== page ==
I surveyed my co-workers with this question. Keep in mind that my co-workers have a higher knowledge of statistics than the general population. I got 33 responses, 24 of which were Coin B (73 percent). If you agree, then you’re in agreement with some smart people. Unfortunately, you’re also wrong. Don’t worry, I would have been wrong too, and I love stats. I should mention that several people that got the answer right admitted that they just assumed it was a trick question.
Most people think that coin B is more likely to be fair because it came up heads at a rate closer to 50 percent. Coin A came up heads “only” 30 percent of the time and is therefore more likely to be unfair.
The flaw in this logic is that it ignores the law of large numbers. It places too much emphasis on the small sample, and too little emphasis on the large sample. When assessing outcomes, people are susceptible to many biases. I want to focus here on the tendency to pay too much credence to short-run results. If you flip a fair coin 10 times, there is actually a 17 percent chance that it comes up heads 3 times or less. Basically, any result is reasonable over the course of 10 coin flips. However, if you flip a fair coin 1,000 times, there is less than a 0.1 percent chance that it comes up heads 450 times or less. After 1,000 flips, we can be fairly confident that coin B has a true expected outcome somewhere between 42 and 48 percent heads, and therefore is not fair. In polling, this would be called a margin of error of 3 percent
As the number of coin flips increases, there is much smaller chance of outlying events. Coin B is therefore much more likely to be unfair. We have such limited data for coin A that we cannot say whether it’s fair or not.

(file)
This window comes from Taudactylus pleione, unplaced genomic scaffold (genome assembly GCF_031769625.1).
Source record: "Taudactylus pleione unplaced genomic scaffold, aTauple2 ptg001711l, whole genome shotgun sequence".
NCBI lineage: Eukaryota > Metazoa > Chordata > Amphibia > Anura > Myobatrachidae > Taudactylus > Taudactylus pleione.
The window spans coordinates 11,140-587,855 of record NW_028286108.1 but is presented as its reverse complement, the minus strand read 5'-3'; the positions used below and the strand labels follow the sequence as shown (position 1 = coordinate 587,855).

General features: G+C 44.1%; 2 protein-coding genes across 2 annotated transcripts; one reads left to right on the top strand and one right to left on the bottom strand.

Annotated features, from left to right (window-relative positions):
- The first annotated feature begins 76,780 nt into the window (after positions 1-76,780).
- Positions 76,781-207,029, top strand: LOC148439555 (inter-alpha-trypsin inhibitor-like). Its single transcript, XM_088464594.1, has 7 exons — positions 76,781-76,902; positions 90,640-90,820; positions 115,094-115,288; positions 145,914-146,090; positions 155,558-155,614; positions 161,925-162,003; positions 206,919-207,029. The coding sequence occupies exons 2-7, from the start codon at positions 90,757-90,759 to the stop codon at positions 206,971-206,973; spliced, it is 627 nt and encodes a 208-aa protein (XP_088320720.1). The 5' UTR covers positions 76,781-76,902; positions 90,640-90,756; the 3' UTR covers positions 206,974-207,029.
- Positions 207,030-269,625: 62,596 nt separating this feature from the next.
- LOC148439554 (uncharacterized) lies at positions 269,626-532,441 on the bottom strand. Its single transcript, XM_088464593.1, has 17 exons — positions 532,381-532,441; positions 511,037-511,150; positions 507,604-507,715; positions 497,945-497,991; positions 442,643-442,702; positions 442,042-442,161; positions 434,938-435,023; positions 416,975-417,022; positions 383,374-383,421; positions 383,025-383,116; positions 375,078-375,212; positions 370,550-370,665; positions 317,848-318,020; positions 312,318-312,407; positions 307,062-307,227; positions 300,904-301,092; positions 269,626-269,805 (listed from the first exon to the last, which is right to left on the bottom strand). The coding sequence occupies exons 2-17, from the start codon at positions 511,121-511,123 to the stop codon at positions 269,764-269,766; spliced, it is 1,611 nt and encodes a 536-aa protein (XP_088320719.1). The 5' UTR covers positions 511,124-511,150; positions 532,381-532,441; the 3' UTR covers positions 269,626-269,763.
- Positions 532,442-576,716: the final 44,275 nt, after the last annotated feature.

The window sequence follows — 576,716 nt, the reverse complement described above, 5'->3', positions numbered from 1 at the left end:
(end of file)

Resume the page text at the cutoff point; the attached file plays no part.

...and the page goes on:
How is this relevant? Investors (and Morningstar, and Barron’s, and Money Magazine, and…) give credence to an investment manager’s three-year or five-year track record. Naturally, certain managers will outperform over these short-run periods, even if just by chance. However, these trends should not be extrapolated to a long-run trend.
There has been considerable research that the number of mutual funds that outperform their benchmarks is actually the same or worse than chance would predict. One such study looked at 2,862 broad, actively managed domestic mutual funds that were operating for at least 12 months through 2010. The study looked at the funds that were in the top quarter of performance for five straight calendar years.
Let’s look at what would happen by chance alone. At the end of 2010, there were 715 funds with performance in the top quarter (25 percent of 2,862). By chance alone, if 25 percent of those remained in the top quarter, there would be 179 funds that were in the top quarter for 2010 and 2011. There would remain 45 funds in the top quarter for three years, and 11 funds in the top quarter for four straight years. Finally, by chance alone, we would expect somewhere between two and three funds to be in the top quarter of funds for five straight years.
(1/4) x (1/4) x (1/4) x (1/4) x (1/4) x 2862 = 2.79
How many funds in the study actually had performance (relative to a benchmark) in the top quarter for five straight years? Exactly two, precisely what you’d expect by chance alone. How are those funds doing this year? Through mid-November, the SouthernSun Small Cap Fund (SSSFX) was down 12.7 percent versus 4.1 percent for its benchmark Russell 2000 Index. The Hodges Small Cap Fund (HDPSX) had performance nearly identical to its benchmark. It is likely that this study of 2,862 mutual funds will have zero funds in the top quarter of relative performance for six straight years.
Examples of this bias are everywhere. I got the flu shot last year and I still got the flu. Does that mean that I shouldn’t get the flu shot this year because it doesn’t work? Of course not. I can’t extrapolate the probability of getting the flu from a single year, although lots of people do. How about the people with a grandparent that smoked a pack of cigarettes a day and lived until age 90? Cigarettes can’t be that bad based on that sample of Grandpa Bob.
Investing for retirement should be a long-term process. It would be nice to extrapolate meaning from three- or five-year performance, but more often than not we may actually be chasing returns that are likely to regress to the mean in the future. As always, the lesson is that you shouldn’t pay for past performance.
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